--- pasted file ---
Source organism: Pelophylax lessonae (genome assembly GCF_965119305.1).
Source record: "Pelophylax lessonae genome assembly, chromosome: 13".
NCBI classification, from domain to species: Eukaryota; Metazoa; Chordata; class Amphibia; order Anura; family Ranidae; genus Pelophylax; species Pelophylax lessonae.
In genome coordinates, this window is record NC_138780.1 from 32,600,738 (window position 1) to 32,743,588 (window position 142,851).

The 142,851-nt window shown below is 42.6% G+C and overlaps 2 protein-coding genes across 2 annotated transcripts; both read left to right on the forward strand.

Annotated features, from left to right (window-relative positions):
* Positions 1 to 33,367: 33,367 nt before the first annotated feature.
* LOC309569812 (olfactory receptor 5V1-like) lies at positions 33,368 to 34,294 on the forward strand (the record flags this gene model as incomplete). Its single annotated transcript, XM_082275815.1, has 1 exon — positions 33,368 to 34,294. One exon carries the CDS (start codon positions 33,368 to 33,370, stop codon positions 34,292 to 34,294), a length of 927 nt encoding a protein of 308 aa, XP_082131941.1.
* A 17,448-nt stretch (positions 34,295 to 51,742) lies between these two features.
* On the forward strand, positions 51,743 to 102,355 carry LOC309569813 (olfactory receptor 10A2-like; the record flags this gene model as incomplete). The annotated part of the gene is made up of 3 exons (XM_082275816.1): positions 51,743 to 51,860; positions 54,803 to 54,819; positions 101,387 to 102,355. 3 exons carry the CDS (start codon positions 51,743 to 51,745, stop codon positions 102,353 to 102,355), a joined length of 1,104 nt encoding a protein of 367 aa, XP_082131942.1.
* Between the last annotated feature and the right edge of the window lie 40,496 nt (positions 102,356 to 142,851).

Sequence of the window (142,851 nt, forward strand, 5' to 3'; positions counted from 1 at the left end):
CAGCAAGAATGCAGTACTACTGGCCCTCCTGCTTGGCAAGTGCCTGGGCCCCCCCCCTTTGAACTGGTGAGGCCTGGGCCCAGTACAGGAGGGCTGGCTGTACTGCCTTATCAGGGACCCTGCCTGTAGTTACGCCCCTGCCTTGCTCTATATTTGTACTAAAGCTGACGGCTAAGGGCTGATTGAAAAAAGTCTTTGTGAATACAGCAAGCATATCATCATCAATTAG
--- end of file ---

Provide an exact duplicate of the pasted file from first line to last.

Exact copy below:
Source organism: Pelophylax lessonae (genome assembly GCF_965119305.1).
Source record: "Pelophylax lessonae genome assembly, chromosome: 13".
NCBI classification, from domain to species: Eukaryota; Metazoa; Chordata; class Amphibia; order Anura; family Ranidae; genus Pelophylax; species Pelophylax lessonae.
In genome coordinates, this window is record NC_138780.1 from 32,600,738 (window position 1) to 32,743,588 (window position 142,851).

The 142,851-nt window shown below is 42.6% G+C and overlaps 2 protein-coding genes across 2 annotated transcripts; both read left to right on the forward strand.

Annotated features, from left to right (window-relative positions):
* Positions 1 to 33,367: 33,367 nt before the first annotated feature.
* LOC309569812 (olfactory receptor 5V1-like) lies at positions 33,368 to 34,294 on the forward strand (the record flags this gene model as incomplete). Its single annotated transcript, XM_082275815.1, has 1 exon — positions 33,368 to 34,294. One exon carries the CDS (start codon positions 33,368 to 33,370, stop codon positions 34,292 to 34,294), a length of 927 nt encoding a protein of 308 aa, XP_082131941.1.
* A 17,448-nt stretch (positions 34,295 to 51,742) lies between these two features.
* On the forward strand, positions 51,743 to 102,355 carry LOC309569813 (olfactory receptor 10A2-like; the record flags this gene model as incomplete). The annotated part of the gene is made up of 3 exons (XM_082275816.1): positions 51,743 to 51,860; positions 54,803 to 54,819; positions 101,387 to 102,355. 3 exons carry the CDS (start codon positions 51,743 to 51,745, stop codon positions 102,353 to 102,355), a joined length of 1,104 nt encoding a protein of 367 aa, XP_082131942.1.
* Between the last annotated feature and the right edge of the window lie 40,496 nt (positions 102,356 to 142,851).

Sequence of the window (142,851 nt, forward strand, 5' to 3'; positions counted from 1 at the left end):
CAGCAAGAATGCAGTACTACTGGCCCTCCTGCTTGGCAAGTGCCTGGGCCCCCCCCCTTTGAACTGGTGAGGCCTGGGCCCAGTACAGGAGGGCTGGCTGTACTGCCTTATCAGGGACCCTGCCTGTAGTTACGCCCCTGCCTTGCTCTATATTTGTACTAAAGCTGACGGCTAAGGGCTGATTGAAAAAAGTCTTTGTGAATACAGCAAGCATATCATCATCAATTAG